Review by James Lindorf
Beth (Rebecca Hall) seems to have it all. She loves being a teacher, and her best friends are her coworkers. She lives in a beautiful lakeside home partially built by her adoring husband, Owen (Evan Jonigkeit). But Owen’s unexpected suicide has left her reeling and trying to make sense of his actions and the world without him. Against the advice of her friends, she begins digging into her husband’s belongings, yearning for answers. Beth is doing her best to keep it together, even returning to enter her grades before summer starts, but that’s before the visions begin. Owen’s ghost or some presence in the house calls to her, beckoning her to the lake. The answer to what will unravel first, Beth’s sanity or the mystery of “The Night House” will be answered only in theaters on August 20th.
In the least shocking news of 2021, Rebecca Hall gives an outstanding performance throughout “The Night House.” We meet Beth as she is returning from Owen’s funeral, and she is a mixture of sad, angry, and confused, just like you would expect her to be. When she pulls it together enough to go out into the world, she has a fantastically dark sense of humor I adore, but some of her friends find it off-putting. She also isn’t afraid to let her raw nerves take a pound of flesh from anyone she decides is in her way. There is a brief flashback, but it would have been nice to see more of Beth pre-incident to add more range to the already stellar performance. The rest of the cast, including Vondie Curtis Hall as Mel the concerned neighbor and Sarah Goldberg as best friend Claire, are terrific in their supporting roles. Jonigkeit’s performance as Owen is mainly composed of whispers and far-off stares and neither subtracts or adds anything to the story.
The house in “The Night House” is beautiful, isolated, and impossibly large. Unfortunately, you never get a sense of the layout. It robs the movie of an additional “character” that a great location can provide. Unlike most horror movies, this haunting is universal throughout the home and not originating from one area. This may weaken the tension at times but makes you more susceptible to being shocked as the horror could be around any corner. Credit has to go to the set designers and the FX team with the way they built faces and body shapes into the home’s architecture. It made for some good tension, and a couple of jump scares.
Writers Ben Collins and Luke Piotrowski had many good ideas when they sat down to pen the script for “The Night House.” They combined the gaslighting of last year’s fantastic “The Invisible Man” reboot and the secret occult rituals of “Rosemary’s Baby” with modern haunted house special effects not seen since 1999’s “The Haunting.” They even delve deep into the philosophical debate of what awaits us on the other side of death. These are all fantastic starting points for a movie, and they weave them together like one of the mazes that fascinated Owen. The problem is that with so many twists and turns, they got lost in their own maze. In a confusing and unsatisfying move, instead of reaching the center naturally with a triumphant moment of victory for Beth, they just knocked down all the walls in the final 10 minutes. Fewer dead ends may have made the maze too easy for viewers to figure out, but no one likes cheating to reach the end. With the movie stretching the limits at 110 minutes, maybe more was filmed and removed in post-production to make for a more studio and audience palatable runtime.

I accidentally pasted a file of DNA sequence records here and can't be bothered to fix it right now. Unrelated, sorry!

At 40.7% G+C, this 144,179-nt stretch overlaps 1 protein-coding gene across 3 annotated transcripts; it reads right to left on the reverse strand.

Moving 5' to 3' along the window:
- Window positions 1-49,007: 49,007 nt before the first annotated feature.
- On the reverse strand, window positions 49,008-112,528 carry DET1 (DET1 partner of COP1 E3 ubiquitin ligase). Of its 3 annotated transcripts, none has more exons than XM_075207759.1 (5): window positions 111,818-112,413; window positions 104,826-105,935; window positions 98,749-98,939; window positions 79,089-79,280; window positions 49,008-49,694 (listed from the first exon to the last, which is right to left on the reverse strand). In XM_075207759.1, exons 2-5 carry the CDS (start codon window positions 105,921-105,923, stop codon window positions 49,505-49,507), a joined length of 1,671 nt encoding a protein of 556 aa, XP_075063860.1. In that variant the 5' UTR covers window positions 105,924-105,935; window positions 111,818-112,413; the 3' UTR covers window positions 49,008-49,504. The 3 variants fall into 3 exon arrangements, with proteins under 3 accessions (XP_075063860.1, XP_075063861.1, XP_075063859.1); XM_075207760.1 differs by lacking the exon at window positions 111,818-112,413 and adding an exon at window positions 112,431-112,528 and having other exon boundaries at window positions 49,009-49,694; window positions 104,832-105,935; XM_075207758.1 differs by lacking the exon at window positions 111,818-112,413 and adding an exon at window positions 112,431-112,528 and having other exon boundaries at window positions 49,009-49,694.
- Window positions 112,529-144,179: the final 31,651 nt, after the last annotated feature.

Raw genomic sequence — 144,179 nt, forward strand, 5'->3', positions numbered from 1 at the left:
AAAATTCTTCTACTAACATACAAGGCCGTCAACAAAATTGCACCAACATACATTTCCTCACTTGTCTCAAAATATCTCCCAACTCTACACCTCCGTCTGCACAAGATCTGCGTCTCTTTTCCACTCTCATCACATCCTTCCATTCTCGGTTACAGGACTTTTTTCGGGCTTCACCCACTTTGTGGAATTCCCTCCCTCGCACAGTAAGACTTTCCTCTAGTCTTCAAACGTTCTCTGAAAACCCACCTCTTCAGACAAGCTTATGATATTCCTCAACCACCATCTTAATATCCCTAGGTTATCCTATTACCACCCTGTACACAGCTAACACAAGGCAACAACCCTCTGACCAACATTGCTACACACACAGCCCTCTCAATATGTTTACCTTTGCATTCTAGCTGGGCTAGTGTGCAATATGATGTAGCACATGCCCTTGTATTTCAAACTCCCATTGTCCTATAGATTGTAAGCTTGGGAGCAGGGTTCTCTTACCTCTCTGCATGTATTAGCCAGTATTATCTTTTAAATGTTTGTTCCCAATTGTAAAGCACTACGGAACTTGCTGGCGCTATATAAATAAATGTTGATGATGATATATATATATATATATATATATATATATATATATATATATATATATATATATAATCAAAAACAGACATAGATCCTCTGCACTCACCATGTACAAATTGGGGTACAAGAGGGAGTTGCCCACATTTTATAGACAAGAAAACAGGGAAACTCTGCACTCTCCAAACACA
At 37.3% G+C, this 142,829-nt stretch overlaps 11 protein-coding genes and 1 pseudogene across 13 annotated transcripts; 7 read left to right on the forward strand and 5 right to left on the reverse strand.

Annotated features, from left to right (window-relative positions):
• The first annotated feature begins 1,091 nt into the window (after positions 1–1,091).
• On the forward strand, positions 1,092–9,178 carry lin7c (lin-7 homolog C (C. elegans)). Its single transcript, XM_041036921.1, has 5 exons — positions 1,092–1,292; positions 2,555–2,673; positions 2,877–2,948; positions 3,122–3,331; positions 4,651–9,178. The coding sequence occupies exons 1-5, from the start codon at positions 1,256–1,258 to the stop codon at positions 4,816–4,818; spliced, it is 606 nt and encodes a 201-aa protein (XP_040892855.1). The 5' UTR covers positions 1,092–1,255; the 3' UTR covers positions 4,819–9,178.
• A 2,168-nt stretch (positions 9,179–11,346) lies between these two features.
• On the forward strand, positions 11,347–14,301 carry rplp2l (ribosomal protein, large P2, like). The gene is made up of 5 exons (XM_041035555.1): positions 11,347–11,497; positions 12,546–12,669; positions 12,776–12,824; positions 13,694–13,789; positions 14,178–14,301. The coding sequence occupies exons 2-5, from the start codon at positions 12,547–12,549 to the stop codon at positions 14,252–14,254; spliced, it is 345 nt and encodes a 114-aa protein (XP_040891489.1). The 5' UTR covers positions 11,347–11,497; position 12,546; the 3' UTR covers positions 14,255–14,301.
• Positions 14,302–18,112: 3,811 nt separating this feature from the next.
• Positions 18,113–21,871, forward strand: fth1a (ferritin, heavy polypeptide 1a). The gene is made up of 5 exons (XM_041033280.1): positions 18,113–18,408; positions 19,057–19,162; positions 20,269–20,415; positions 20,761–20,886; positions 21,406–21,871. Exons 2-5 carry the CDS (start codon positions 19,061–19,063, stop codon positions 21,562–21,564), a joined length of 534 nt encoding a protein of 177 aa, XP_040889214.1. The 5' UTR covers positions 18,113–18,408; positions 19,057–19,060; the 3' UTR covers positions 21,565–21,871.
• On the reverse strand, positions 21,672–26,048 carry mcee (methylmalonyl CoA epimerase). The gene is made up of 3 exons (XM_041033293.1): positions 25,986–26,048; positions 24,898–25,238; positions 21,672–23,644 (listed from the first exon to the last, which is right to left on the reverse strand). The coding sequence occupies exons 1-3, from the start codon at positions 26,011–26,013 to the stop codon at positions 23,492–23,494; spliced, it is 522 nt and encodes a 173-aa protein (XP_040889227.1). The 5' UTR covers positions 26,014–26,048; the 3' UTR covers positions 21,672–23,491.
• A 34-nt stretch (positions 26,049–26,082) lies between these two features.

Director David Bruckner is a relatively inexperienced director. Still, he is developing some major horror cred between this, working on the “Creepshow” series, and now directing the reboot of “Hellraiser.” He managed to create one of the most compelling scenes I have seen in a horror movie in at least five years. Getting one jump out of the audience is one thing but building on the moment again and again in quick succession is not something most directors could pull off. If nothing else sticks with me from “The Night House,” I will remember that scene.
Beautiful locations, an excellent performance, and good direction are enough to outweigh the shortcomings of a rushed and barely coherent climax. Hall and Bruckner still earn “The Night House” a 3.5 out of 5 but removing an idea or two to give life to the others could have made this a contender for the best horror movie of the decade.
Rating: R (Some Violence/Disturbing Image|Some Sexual References|Language)
Genre: Horror, Mystery & Thriller
Original Language: English
Director: David Bruckner
Producer: David S. Goyer, Keith Levine, John Zois
Writer: Ben Collins, Luke Piotrowski
Release Date: August 20th, 2021
Runtime: 1h 50m
Distributor: Searchlight Pictures
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